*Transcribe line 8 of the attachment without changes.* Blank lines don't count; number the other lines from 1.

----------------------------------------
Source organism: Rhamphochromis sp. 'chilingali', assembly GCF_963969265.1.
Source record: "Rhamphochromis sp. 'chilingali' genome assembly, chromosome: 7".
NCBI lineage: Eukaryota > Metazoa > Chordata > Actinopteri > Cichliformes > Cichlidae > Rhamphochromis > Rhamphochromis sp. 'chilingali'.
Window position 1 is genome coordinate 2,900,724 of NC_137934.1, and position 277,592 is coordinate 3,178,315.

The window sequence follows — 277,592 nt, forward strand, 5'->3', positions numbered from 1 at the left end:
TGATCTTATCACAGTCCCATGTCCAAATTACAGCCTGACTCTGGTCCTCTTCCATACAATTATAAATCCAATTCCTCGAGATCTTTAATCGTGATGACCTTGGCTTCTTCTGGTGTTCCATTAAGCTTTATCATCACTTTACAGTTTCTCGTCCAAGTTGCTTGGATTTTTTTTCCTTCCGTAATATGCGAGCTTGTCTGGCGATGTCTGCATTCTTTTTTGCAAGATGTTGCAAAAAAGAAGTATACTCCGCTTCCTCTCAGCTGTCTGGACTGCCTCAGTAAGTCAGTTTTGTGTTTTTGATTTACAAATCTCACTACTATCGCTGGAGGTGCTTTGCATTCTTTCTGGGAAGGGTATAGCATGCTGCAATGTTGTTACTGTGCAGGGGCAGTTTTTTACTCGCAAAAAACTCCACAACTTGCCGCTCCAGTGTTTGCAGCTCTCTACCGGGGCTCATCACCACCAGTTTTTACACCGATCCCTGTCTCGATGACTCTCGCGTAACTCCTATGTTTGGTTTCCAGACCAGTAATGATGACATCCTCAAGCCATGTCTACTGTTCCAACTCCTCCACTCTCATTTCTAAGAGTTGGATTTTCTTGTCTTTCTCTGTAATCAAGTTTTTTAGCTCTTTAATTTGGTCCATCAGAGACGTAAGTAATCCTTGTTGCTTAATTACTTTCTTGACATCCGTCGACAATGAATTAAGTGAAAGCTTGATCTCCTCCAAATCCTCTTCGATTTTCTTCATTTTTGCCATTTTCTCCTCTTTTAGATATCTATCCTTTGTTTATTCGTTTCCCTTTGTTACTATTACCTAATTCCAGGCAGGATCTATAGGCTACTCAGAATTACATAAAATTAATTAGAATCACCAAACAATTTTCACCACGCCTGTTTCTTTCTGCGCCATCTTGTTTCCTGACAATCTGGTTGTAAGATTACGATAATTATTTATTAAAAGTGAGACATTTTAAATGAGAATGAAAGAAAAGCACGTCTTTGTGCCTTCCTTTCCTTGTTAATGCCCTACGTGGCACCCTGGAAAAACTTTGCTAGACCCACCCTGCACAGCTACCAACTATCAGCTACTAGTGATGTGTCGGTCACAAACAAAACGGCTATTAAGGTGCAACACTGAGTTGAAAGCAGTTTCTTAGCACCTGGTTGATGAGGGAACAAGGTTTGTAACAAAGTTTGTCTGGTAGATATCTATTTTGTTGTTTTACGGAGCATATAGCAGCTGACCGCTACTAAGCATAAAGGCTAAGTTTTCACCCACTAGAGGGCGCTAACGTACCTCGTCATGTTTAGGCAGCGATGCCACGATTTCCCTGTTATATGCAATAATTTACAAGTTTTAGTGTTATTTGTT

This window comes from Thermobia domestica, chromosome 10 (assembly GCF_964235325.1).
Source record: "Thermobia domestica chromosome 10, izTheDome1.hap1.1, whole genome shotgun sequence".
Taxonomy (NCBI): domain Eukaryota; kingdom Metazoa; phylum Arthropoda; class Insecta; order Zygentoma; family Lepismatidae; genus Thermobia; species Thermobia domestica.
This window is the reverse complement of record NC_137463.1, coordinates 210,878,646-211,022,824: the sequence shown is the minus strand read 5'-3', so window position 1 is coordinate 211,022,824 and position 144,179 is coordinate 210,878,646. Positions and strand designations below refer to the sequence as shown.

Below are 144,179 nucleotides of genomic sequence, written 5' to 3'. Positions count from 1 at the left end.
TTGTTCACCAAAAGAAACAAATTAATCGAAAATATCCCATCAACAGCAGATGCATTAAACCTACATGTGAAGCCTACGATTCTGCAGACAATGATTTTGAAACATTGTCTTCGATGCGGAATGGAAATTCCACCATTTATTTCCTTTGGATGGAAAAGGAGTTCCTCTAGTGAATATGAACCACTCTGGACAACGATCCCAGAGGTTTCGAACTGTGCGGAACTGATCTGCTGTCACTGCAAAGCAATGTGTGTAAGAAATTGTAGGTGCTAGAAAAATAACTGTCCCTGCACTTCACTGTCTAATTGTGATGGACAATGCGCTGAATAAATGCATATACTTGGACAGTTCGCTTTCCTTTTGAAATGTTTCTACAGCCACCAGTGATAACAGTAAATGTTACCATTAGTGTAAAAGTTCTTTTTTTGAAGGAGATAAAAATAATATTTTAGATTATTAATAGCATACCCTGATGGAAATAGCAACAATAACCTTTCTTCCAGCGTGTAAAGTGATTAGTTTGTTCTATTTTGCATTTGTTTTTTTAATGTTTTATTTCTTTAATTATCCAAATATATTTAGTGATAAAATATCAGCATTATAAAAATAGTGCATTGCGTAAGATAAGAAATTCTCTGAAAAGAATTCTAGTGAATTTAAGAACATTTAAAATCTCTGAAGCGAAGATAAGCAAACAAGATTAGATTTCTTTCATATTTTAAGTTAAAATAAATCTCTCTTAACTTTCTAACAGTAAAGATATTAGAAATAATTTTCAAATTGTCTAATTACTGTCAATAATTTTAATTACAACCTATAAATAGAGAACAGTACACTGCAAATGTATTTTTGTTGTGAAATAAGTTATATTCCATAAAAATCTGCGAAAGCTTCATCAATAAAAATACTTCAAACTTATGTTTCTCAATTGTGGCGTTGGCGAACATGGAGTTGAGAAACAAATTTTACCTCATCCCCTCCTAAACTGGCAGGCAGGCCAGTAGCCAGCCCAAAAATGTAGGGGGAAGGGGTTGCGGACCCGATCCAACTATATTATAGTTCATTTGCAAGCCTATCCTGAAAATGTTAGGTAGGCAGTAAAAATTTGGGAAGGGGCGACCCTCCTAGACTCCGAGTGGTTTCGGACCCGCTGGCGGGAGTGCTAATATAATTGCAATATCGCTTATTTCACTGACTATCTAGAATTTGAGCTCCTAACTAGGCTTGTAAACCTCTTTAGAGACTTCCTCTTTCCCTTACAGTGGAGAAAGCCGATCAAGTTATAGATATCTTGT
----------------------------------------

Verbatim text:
Source record: "Thermobia domestica chromosome 10, izTheDome1.hap1.1, whole genome shotgun sequence".